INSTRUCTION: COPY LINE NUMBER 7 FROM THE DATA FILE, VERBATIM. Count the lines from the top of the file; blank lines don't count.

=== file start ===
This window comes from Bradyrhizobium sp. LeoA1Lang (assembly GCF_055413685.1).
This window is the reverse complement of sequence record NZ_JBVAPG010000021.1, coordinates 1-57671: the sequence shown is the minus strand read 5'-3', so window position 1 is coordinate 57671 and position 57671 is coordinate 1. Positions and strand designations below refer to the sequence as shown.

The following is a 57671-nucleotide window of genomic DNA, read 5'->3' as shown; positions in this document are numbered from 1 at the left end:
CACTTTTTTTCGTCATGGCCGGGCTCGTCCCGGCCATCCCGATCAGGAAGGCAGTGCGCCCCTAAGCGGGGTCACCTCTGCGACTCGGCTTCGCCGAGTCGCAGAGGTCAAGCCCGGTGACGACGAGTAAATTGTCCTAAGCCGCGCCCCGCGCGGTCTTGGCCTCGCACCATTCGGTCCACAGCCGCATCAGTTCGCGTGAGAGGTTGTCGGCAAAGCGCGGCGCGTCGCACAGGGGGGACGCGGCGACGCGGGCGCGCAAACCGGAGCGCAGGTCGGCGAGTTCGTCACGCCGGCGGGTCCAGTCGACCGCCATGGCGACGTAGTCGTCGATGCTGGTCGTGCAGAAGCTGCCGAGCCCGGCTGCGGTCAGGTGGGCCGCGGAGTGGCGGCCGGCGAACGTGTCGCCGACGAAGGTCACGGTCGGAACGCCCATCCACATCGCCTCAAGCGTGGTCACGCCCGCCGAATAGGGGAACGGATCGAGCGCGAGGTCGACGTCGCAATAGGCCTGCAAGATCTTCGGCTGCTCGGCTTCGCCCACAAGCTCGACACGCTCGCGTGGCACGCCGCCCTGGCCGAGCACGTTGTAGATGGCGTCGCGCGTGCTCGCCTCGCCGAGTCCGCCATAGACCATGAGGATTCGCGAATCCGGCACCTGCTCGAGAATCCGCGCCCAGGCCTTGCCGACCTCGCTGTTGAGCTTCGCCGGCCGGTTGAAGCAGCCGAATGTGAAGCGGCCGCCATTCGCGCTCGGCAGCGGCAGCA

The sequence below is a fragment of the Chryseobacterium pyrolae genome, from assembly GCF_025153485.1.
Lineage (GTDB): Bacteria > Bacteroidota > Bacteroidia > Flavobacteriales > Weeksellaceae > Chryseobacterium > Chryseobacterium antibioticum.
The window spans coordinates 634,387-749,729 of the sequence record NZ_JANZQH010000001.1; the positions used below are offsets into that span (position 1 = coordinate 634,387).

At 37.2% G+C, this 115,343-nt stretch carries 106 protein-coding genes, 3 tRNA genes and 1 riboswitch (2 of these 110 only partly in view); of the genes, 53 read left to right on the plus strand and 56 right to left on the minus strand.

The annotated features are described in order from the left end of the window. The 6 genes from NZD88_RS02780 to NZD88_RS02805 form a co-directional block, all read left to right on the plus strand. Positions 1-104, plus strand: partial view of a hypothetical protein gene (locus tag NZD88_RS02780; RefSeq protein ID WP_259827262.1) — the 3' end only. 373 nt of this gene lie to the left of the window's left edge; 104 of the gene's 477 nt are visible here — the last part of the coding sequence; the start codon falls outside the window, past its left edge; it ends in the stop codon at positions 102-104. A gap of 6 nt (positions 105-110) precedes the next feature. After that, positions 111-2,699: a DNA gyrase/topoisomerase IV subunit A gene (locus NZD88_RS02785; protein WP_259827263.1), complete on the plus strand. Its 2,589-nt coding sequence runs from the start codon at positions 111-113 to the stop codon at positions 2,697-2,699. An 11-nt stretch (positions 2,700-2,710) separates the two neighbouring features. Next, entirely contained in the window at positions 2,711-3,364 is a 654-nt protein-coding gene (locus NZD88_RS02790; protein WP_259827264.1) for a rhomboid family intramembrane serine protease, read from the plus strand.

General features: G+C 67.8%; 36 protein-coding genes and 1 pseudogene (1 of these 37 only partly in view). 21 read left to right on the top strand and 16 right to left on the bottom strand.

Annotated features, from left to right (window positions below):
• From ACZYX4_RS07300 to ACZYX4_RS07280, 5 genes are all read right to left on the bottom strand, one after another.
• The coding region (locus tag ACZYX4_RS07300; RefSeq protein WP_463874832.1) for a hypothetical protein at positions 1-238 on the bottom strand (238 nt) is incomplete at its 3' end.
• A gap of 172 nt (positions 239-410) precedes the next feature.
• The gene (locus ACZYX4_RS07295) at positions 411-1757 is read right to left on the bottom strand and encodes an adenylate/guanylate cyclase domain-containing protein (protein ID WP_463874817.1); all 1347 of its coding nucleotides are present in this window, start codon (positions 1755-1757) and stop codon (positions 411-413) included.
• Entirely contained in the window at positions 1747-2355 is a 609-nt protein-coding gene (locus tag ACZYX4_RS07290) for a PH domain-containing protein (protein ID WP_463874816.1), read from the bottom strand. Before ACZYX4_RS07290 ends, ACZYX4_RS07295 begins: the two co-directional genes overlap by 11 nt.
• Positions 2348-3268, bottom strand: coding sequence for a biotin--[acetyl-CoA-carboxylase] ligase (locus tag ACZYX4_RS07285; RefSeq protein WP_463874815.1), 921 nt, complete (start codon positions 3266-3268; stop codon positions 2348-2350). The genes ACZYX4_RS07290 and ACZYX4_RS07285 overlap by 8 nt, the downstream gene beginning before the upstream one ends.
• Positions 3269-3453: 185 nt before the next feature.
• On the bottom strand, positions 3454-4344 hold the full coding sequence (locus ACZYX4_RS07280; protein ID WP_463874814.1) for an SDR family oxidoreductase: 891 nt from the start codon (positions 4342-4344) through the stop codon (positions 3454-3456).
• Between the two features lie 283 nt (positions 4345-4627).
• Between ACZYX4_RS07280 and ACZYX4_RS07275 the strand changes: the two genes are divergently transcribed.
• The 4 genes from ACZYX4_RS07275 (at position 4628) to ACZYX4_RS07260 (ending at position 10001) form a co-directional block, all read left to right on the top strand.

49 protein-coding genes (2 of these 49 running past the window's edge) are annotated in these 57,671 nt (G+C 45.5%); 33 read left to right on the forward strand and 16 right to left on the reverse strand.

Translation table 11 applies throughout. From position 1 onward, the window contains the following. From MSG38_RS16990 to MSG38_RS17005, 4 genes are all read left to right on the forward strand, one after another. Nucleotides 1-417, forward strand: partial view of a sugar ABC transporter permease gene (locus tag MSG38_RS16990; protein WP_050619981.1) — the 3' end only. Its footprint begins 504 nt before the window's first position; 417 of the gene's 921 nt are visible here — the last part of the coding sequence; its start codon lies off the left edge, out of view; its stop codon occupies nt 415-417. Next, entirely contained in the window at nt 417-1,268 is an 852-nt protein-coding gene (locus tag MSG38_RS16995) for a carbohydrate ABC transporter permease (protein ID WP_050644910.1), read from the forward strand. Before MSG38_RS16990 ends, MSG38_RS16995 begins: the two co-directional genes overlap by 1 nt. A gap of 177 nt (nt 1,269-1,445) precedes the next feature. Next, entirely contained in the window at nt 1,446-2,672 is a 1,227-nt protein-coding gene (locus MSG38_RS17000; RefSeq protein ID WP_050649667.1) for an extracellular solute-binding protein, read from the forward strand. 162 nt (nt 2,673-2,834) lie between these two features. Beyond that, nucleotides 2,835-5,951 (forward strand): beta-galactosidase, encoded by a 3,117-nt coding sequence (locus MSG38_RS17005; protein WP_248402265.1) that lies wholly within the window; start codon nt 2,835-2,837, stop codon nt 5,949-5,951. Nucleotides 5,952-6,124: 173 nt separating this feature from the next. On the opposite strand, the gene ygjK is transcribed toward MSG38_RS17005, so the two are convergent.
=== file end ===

The window spans coordinates 634,387-749,729 of the sequence record NZ_JANZQH010000001.1; the positions used below are offsets into that span (position 1 = coordinate 634,387).